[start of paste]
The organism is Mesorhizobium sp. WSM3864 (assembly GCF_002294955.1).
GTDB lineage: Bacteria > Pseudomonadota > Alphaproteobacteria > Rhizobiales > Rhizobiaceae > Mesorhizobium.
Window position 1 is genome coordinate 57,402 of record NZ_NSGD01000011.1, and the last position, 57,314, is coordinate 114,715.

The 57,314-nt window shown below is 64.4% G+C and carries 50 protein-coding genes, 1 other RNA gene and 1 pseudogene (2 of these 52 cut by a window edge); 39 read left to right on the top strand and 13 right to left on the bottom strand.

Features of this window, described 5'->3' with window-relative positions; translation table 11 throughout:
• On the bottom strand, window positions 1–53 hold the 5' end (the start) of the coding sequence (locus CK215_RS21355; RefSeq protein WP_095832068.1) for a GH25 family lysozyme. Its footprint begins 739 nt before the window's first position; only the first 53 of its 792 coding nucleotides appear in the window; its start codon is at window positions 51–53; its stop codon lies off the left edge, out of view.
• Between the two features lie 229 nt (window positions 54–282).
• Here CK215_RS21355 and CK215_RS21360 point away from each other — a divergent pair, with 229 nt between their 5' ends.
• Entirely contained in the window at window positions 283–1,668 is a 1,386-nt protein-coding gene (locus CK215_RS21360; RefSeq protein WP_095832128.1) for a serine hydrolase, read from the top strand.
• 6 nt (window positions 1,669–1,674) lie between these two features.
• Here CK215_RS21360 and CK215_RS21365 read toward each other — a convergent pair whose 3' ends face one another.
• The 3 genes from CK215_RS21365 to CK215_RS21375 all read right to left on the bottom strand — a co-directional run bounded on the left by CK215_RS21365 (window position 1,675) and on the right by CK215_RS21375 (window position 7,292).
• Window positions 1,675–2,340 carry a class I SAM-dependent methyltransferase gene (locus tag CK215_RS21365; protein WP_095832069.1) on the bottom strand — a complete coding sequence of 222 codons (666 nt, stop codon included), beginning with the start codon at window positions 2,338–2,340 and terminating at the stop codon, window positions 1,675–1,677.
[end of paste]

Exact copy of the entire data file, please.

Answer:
The organism is Mesorhizobium sp. WSM3864 (assembly GCF_002294955.1).
GTDB lineage: Bacteria > Pseudomonadota > Alphaproteobacteria > Rhizobiales > Rhizobiaceae > Mesorhizobium.
Window position 1 is genome coordinate 57,402 of record NZ_NSGD01000011.1, and the last position, 57,314, is coordinate 114,715.

The 57,314-nt window shown below is 64.4% G+C and carries 50 protein-coding genes, 1 other RNA gene and 1 pseudogene (2 of these 52 cut by a window edge); 39 read left to right on the top strand and 13 right to left on the bottom strand.

Features of this window, described 5'->3' with window-relative positions; translation table 11 throughout:
• On the bottom strand, window positions 1–53 hold the 5' end (the start) of the coding sequence (locus CK215_RS21355; RefSeq protein WP_095832068.1) for a GH25 family lysozyme. Its footprint begins 739 nt before the window's first position; only the first 53 of its 792 coding nucleotides appear in the window; its start codon is at window positions 51–53; its stop codon lies off the left edge, out of view.
• Between the two features lie 229 nt (window positions 54–282).
• Here CK215_RS21355 and CK215_RS21360 point away from each other — a divergent pair, with 229 nt between their 5' ends.
• Entirely contained in the window at window positions 283–1,668 is a 1,386-nt protein-coding gene (locus CK215_RS21360; RefSeq protein WP_095832128.1) for a serine hydrolase, read from the top strand.
• 6 nt (window positions 1,669–1,674) lie between these two features.
• Here CK215_RS21360 and CK215_RS21365 read toward each other — a convergent pair whose 3' ends face one another.
• The 3 genes from CK215_RS21365 to CK215_RS21375 all read right to left on the bottom strand — a co-directional run bounded on the left by CK215_RS21365 (window position 1,675) and on the right by CK215_RS21375 (window position 7,292).
• Window positions 1,675–2,340 carry a class I SAM-dependent methyltransferase gene (locus tag CK215_RS21365; protein WP_095832069.1) on the bottom strand — a complete coding sequence of 222 codons (666 nt, stop codon included), beginning with the start codon at window positions 2,338–2,340 and terminating at the stop codon, window positions 1,675–1,677.